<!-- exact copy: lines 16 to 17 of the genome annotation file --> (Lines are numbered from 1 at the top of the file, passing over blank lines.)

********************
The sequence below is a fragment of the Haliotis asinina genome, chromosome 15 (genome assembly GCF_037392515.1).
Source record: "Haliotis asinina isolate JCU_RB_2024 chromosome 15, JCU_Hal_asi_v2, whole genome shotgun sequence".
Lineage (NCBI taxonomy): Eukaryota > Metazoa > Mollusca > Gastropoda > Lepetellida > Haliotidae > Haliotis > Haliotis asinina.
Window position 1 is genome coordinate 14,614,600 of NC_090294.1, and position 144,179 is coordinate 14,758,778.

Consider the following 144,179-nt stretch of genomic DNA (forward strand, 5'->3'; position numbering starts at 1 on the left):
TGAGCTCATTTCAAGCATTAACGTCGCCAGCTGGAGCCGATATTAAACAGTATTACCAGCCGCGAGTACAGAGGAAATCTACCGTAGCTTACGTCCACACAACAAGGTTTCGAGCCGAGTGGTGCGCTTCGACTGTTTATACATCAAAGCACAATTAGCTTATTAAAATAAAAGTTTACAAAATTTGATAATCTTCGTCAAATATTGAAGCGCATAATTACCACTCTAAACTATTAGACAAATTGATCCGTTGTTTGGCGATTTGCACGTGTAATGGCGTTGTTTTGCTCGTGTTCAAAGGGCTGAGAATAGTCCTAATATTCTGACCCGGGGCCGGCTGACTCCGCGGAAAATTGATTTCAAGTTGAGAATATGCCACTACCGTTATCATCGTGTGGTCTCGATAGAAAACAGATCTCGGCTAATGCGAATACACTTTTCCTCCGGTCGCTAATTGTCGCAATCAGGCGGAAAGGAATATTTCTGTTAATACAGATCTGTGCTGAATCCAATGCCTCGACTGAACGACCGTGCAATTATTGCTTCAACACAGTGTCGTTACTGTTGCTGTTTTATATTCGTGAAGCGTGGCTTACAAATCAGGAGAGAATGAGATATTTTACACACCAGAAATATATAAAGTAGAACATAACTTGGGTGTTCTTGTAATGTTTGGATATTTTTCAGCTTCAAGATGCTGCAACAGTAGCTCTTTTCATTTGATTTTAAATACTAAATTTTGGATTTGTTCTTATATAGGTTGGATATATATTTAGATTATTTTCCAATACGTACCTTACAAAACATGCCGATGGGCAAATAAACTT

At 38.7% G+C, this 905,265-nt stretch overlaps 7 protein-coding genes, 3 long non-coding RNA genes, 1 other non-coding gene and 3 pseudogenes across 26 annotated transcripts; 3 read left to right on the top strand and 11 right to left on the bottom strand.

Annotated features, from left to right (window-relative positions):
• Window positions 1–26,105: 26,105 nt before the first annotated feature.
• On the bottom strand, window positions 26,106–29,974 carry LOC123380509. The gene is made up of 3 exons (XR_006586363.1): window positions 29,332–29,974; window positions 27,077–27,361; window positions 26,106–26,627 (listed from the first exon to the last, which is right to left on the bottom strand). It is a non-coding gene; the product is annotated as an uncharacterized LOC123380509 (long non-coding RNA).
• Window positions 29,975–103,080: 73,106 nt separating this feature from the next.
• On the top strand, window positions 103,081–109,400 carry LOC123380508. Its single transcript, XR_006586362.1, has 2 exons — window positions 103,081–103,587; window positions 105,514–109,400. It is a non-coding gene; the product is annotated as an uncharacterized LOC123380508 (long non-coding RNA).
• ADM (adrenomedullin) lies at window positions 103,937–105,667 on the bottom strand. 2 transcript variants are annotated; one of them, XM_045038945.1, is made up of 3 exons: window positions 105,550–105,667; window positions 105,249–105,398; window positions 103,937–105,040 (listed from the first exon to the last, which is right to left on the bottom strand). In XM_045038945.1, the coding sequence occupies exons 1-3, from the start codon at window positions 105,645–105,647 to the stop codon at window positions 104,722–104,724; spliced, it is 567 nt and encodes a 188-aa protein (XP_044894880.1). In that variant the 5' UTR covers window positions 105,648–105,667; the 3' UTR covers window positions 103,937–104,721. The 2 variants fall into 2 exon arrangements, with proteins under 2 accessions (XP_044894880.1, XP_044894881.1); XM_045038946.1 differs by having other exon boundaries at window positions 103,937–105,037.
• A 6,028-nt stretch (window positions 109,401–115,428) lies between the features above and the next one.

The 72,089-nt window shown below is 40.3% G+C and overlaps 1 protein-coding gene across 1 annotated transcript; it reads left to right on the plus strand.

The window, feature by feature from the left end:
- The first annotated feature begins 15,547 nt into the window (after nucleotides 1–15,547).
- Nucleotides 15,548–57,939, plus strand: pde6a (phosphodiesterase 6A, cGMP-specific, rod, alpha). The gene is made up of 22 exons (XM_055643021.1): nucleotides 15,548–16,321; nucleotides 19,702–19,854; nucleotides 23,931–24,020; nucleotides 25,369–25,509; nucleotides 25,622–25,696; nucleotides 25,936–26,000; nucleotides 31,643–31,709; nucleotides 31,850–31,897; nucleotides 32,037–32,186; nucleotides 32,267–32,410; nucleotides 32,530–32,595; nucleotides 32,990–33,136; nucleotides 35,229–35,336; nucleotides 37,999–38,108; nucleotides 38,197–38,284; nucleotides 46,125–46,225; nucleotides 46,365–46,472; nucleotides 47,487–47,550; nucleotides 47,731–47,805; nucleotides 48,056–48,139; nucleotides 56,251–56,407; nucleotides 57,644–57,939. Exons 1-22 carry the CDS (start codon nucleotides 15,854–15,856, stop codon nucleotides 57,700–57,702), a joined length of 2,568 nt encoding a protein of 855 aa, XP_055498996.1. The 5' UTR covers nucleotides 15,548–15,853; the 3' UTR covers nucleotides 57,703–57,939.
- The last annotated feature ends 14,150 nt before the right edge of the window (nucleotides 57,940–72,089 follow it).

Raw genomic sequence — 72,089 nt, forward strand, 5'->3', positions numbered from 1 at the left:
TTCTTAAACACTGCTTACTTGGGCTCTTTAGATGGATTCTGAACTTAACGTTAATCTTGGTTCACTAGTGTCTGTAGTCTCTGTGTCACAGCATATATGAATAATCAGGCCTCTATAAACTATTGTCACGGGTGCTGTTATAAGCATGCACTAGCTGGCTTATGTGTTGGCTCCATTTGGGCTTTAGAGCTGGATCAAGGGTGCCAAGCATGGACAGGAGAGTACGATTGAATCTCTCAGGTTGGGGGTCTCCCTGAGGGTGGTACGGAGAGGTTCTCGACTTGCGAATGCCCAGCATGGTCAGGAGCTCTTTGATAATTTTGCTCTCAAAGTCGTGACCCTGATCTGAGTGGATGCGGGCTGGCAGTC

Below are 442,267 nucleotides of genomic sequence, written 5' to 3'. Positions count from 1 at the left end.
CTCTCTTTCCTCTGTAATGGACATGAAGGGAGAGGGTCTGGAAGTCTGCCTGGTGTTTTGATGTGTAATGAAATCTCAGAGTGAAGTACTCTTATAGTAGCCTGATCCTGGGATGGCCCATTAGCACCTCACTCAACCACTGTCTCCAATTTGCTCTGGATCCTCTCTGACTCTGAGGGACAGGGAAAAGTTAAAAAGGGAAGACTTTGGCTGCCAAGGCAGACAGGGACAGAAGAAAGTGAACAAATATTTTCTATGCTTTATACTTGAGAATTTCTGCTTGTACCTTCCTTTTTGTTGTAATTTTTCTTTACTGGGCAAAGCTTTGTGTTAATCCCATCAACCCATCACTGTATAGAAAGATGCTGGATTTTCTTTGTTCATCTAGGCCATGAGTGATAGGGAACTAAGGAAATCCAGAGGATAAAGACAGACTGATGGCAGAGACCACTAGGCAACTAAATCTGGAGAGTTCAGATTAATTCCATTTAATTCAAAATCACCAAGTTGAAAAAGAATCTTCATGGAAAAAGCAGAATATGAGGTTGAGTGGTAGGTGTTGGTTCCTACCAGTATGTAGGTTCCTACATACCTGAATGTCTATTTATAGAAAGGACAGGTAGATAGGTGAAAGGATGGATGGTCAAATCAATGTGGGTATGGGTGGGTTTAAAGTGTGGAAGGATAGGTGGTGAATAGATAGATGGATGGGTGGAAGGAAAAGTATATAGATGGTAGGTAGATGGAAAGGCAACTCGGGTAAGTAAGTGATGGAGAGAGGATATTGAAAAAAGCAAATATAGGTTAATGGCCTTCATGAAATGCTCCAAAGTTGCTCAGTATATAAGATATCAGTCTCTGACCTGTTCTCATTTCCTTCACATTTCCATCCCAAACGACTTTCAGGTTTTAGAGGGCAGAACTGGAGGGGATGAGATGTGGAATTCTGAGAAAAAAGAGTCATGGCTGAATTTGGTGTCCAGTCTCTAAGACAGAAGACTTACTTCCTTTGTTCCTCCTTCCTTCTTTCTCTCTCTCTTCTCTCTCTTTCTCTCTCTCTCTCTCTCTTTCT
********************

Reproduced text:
The window, feature by feature from the left end:
- The first annotated feature begins 15,547 nt into the window (after nucleotides 1–15,547).